( AP )- One of the most significant collections of Abraham Lincoln letters to be auctioned in decades includes his heartfelt reply to a group of youngsters who asked him to free America's "little slave children."
The 1864 letter is expected to fetch the highest price ever for a Lincoln manuscript.
"Please tell these little people I am very glad their young hearts are so full of just and generous sympathy," the president wrote in the letter to a woman who had mailed their petition from Concord, Mass.
Lincoln's hand-penned reply, estimated to be worth $3 million to $5 million before the April 3 auction at Sotheby's, could become the most expensive Lincoln letter ever sold.
Also on the block are more than 100 manuscripts written by other presidents and major American historical figures.
Thomas Jefferson reports on his debilitating monthlong migraine headache and George Washington's failing health. The ambidextrous Jefferson wrote most of the letter with his left hand and a postscript with his right.
Some of the writings touch on topics relevant even today, such as the acrimony among politicians.
An 1862 letter from former President Millard Fillmore excoriates Lincoln for expanding his war powers, calling him a "tyrant" who "makes my blood boil."
The president who guided the nation through the Civil War was inundated with mail from ordinary people but could only occasionally answer personally.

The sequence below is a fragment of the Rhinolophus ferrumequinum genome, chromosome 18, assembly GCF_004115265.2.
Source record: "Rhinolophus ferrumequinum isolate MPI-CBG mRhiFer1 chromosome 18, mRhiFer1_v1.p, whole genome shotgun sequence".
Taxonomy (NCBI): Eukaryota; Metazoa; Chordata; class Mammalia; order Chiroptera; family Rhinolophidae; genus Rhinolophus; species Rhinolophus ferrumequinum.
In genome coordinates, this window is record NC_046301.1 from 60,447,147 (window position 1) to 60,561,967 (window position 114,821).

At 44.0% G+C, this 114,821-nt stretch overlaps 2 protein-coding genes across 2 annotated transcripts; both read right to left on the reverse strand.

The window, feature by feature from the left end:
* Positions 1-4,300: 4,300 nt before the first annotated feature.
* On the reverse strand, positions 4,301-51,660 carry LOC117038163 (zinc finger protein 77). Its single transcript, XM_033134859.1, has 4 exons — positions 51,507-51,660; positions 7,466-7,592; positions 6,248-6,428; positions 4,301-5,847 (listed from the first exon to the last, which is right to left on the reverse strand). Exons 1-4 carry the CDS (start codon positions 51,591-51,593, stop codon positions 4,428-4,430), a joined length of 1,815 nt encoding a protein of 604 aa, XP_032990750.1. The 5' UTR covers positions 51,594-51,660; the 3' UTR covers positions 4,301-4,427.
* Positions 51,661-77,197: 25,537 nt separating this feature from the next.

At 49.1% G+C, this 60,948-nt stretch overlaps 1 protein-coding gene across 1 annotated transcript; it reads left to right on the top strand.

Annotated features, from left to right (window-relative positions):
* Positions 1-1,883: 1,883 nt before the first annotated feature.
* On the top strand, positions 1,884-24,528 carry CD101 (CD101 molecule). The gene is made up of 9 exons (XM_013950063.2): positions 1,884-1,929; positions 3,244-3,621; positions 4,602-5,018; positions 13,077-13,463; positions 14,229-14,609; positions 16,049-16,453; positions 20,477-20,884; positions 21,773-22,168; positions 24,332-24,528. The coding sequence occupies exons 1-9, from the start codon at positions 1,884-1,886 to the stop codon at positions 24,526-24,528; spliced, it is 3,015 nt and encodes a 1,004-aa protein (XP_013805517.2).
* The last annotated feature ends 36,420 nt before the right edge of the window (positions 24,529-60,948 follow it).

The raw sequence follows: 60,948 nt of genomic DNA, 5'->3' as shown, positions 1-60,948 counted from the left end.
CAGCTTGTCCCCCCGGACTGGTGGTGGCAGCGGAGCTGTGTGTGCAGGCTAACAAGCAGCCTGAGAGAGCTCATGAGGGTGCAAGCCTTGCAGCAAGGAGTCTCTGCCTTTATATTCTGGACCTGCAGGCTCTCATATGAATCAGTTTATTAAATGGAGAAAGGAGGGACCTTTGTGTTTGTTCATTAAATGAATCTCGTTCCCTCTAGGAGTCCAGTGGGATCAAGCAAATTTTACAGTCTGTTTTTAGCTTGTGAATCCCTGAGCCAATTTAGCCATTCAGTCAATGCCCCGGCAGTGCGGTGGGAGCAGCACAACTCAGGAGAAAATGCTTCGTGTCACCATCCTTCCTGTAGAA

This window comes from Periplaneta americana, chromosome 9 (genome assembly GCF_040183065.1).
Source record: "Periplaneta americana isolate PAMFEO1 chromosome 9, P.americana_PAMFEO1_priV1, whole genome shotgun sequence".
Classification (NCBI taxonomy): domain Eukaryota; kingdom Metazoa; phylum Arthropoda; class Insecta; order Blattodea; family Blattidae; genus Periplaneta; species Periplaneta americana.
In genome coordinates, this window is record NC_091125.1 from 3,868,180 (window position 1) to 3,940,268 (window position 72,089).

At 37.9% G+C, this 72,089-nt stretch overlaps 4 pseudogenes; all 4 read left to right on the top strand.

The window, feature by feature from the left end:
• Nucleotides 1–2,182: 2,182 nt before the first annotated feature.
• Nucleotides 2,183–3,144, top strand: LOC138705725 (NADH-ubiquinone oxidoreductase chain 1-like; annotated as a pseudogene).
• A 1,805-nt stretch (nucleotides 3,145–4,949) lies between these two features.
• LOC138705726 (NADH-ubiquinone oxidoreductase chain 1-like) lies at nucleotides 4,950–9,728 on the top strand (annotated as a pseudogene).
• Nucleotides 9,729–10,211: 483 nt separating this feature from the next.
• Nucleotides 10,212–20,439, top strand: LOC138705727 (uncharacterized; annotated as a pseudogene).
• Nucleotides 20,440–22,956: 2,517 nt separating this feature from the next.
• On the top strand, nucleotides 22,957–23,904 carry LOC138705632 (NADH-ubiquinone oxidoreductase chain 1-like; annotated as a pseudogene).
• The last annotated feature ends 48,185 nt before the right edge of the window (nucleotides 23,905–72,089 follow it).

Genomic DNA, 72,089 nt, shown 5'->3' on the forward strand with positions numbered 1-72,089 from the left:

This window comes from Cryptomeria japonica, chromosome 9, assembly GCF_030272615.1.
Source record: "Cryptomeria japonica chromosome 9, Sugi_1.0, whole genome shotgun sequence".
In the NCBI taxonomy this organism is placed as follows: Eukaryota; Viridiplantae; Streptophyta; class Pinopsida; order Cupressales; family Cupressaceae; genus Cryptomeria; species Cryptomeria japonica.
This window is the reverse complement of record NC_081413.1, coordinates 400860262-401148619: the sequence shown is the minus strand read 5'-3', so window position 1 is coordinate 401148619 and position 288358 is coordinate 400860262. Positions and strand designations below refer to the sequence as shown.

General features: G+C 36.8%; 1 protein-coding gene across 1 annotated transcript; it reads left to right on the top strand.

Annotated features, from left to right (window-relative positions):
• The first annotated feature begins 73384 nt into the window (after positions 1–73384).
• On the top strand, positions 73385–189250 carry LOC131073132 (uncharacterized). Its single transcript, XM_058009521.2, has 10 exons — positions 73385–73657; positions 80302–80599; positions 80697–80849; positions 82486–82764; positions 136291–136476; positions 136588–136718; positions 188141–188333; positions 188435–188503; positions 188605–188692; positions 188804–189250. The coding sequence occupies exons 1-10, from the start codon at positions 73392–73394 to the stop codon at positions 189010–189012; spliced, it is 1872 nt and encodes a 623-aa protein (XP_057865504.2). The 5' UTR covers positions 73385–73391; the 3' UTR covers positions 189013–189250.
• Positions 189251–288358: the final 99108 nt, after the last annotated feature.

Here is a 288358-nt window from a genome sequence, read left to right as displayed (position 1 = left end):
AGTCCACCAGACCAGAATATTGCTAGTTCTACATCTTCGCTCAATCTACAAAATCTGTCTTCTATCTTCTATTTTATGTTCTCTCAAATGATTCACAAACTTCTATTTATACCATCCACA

He was deeply moved by the simple request he received in April 1864 from the Massachusetts children, reading: "Children's Petition to the President asking him to free all the little slave children in this country."
It was signed by 195 boys and girls.
Lincoln answered with a passionate expression of his desire to end slavery, saying it was God's will to free slave children "and that, while I have not the power to grant all they ask, I trust they will remember that God has, and that, as it seems, He wills to do it."
By 1864, Lincoln had signed the Emancipation Proclamation, which declared millions of slaves free, but all of them were not freed until July 1865.
The highest price paid for a Lincoln manuscript until now is $3.1 million, for a speech outlining his strategy for postwar reconstruction sold at Christie's in New York in 2002.
The manuscript collection, worth as much as $12 million, is to go on public exhibition starting March 29.
The letters, collected by New York physician Robert Small, represent the greatest concentration of Lincoln letters on the block since the early 1980s, said Selby Kiffer, an American manuscript expert at Sotheby's.